If you look back into human history and pull a list of the greatest teachers of all time, you’ll probably end up with names including:
- Anne Sullivan (teacher of Helen Keller)
- Maria Montessori (of discovery learning fame)
- John Locke (philosophy of character first and academics later)
- Jaime Escalante (known for his work teaching maths to troubled students in Los Angeles.)
- Albert Einstein
- Marva Collins
- Madenjit Singh (educating the poor in Cambodia)
What is it that makes these educators particularly brilliant? Partly, it’s fate. In each of the above cases, there were factors that assembled to create an opportunity for great impact. But it’s much more than that.
Whilst this is a very diverse list of people from different times and cultures, they share two fundamental similarities.
First, all of them were, to some degree, controversial in their time because they saw a different way. They bent rules and harnessed disruption and innovation as a source of energy. And this energy helped light a previously unseeable pathway ahead. Escalante taught ‘unteachable’ kids to succeed. Montessori challenged entrenched norms about teaching and, in the process, revolutionised primary education. Collins opened a ‘school’ for impoverished youth on the second floor of her own Chicago home.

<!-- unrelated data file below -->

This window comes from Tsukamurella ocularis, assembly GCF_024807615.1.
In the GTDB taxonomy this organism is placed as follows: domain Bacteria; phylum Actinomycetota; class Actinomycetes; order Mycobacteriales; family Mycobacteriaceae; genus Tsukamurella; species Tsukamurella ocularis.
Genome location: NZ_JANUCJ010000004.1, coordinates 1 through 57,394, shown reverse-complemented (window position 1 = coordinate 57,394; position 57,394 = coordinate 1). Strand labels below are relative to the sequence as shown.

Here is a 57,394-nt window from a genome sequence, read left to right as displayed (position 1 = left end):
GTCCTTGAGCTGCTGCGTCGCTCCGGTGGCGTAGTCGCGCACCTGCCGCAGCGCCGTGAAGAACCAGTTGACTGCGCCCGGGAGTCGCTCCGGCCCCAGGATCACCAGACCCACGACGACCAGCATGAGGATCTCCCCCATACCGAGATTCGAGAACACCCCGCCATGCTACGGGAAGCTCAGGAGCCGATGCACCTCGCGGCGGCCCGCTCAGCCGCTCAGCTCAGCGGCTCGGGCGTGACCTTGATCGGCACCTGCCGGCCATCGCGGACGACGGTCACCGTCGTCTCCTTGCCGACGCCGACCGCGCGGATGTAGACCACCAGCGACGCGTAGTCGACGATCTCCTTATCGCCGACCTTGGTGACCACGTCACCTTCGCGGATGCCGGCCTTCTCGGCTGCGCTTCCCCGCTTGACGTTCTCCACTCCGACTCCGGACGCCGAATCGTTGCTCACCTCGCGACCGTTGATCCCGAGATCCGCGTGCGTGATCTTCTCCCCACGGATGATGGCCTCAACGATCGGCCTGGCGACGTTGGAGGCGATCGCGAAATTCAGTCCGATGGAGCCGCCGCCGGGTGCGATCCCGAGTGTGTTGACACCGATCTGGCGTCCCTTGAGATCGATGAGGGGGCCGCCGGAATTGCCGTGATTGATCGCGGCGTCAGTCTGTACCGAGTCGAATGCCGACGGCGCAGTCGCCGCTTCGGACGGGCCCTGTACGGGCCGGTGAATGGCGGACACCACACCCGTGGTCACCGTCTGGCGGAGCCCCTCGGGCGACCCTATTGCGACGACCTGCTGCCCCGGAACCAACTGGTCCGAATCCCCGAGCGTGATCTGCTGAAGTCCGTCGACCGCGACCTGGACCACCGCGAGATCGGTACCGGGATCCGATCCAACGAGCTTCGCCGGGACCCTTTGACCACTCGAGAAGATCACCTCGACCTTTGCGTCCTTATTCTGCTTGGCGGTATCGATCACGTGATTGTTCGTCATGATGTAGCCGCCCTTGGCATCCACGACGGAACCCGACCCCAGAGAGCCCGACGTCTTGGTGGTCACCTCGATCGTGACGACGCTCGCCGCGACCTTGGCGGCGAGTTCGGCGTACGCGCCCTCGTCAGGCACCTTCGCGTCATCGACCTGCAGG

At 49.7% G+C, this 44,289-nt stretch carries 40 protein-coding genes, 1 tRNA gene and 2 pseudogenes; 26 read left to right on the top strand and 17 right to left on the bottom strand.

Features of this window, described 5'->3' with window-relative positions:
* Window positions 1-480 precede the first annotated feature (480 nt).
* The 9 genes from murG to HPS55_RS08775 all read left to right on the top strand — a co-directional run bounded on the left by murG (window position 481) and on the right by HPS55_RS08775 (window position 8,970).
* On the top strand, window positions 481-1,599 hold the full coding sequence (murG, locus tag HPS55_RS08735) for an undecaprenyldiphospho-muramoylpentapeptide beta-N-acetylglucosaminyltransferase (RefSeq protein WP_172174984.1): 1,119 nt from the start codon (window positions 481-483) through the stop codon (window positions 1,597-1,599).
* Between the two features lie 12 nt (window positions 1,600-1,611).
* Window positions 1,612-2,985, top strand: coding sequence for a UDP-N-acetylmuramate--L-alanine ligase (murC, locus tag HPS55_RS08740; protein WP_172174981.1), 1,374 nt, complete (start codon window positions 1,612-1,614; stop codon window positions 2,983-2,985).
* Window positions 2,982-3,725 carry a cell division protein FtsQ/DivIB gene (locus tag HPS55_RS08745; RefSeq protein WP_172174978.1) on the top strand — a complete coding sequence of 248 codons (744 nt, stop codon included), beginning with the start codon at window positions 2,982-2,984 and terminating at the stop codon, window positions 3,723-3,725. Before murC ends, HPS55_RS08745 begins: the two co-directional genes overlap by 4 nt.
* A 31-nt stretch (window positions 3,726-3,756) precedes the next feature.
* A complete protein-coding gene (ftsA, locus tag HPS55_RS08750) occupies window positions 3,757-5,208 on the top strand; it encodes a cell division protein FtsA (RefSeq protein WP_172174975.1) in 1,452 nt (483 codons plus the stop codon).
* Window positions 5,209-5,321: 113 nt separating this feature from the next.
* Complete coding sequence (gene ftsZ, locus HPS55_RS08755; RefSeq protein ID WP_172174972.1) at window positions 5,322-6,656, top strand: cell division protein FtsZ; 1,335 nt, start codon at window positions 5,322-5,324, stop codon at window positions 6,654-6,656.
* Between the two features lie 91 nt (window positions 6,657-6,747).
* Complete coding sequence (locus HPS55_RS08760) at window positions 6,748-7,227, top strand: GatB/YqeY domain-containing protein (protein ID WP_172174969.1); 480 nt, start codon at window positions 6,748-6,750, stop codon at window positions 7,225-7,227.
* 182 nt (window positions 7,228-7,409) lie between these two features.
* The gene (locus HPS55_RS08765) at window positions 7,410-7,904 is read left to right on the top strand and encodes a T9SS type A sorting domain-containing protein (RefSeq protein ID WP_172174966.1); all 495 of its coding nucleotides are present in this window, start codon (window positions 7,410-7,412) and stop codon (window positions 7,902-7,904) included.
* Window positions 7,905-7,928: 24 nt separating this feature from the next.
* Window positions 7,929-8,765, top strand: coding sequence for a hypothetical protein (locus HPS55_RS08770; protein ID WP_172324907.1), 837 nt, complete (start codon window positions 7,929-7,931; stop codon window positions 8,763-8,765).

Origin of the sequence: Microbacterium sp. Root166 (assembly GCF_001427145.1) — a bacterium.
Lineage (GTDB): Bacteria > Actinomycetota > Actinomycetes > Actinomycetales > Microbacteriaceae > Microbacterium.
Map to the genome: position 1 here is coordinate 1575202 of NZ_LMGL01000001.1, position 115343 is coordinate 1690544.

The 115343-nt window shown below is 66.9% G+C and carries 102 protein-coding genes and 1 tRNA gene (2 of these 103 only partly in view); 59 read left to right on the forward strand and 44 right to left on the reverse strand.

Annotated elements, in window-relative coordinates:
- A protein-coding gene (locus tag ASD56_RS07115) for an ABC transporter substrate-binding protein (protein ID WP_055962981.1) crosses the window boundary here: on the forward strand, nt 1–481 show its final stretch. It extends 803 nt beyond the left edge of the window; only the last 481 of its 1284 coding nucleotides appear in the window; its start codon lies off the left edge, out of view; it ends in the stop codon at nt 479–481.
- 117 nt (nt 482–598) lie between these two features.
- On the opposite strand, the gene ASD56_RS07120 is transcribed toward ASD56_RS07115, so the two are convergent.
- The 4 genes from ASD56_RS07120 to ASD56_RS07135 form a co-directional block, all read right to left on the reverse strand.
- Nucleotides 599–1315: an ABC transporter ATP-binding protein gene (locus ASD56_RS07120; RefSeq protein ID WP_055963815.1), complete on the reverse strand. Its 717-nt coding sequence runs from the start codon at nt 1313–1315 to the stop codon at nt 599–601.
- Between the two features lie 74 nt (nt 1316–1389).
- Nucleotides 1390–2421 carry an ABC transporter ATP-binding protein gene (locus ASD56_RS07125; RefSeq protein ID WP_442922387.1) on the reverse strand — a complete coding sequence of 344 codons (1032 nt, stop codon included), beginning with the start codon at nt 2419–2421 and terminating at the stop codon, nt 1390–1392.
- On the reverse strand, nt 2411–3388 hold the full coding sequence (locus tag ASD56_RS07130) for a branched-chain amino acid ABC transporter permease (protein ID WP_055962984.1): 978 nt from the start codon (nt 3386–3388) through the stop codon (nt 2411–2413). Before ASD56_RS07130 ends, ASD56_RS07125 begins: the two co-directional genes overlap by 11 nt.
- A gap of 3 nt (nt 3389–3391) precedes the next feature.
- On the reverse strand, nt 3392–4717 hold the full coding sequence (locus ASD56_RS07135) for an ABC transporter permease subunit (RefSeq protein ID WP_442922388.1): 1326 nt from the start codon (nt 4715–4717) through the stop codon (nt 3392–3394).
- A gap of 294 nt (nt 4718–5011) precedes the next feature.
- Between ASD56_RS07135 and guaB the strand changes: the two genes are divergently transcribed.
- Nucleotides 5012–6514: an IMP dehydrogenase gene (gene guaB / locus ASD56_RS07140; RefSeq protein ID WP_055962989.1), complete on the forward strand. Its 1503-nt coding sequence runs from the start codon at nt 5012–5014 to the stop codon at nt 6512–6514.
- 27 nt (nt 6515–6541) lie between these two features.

Second, all of these great teachers knew that education, ultimately, is not about literacy and numeracy but, rather, about sculpting the character and lives of their students. They possessed a deep sense of purpose – of wanting to contribute to making the world a better place. And, in all cases, this fuelled heightened emotional engagement and deep passion in their students.
First, innovation & hope. Second, inspiration.
Therein is a lesson for all educators.